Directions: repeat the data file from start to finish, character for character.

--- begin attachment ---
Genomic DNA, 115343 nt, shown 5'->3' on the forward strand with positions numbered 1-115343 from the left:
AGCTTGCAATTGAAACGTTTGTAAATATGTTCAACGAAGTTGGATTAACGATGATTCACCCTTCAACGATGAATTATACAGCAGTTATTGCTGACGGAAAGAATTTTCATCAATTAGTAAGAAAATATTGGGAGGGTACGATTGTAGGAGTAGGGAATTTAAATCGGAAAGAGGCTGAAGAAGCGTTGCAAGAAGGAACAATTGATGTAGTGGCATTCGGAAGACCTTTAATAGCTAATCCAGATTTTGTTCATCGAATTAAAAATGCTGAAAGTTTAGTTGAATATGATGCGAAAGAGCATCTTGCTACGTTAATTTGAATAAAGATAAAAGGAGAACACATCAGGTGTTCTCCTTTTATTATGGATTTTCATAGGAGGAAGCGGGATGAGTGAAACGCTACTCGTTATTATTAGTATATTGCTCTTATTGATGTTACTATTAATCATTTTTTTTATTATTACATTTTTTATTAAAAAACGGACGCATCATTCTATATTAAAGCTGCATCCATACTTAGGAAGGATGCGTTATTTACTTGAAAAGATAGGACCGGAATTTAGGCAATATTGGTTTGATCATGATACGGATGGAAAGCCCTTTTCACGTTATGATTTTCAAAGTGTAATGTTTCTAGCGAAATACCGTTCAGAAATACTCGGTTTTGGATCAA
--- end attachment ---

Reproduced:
Genomic DNA, 115343 nt, shown 5'->3' on the forward strand with positions numbered 1-115343 from the left:
AGCTTGCAATTGAAACGTTTGTAAATATGTTCAACGAAGTTGGATTAACGATGATTCACCCTTCAACGATGAATTATACAGCAGTTATTGCTGACGGAAAGAATTTTCATCAATTAGTAAGAAAATATTGGGAGGGTACGATTGTAGGAGTAGGGAATTTAAATCGGAAAGAGGCTGAAGAAGCGTTGCAAGAAGGAACAATTGATGTAGTGGCATTCGGAAGACCTTTAATAGCTAATCCAGATTTTGTTCATCGAATTAAAAATGCTGAAAGTTTAGTTGAATATGATGCGAAAGAGCATCTTGCTACGTTAATTTGAATAAAGATAAAAGGAGAACACATCAGGTGTTCTCCTTTTATTATGGATTTTCATAGGAGGAAGCGGGATGAGTGAAACGCTACTCGTTATTATTAGTATATTGCTCTTATTGATGTTACTATTAATCATTTTTTTTATTATTACATTTTTTATTAAAAAACGGACGCATCATTCTATATTAAAGCTGCATCCATACTTAGGAAGGATGCGTTATTTACTTGAAAAGATAGGACCGGAATTTAGGCAATATTGGTTTGATCATGATACGGATGGAAAGCCCTTTTCACGTTATGATTTTCAAAGTGTAATGTTTCTAGCGAAATACCGTTCAGAAATACTCGGTTTTGGATCAA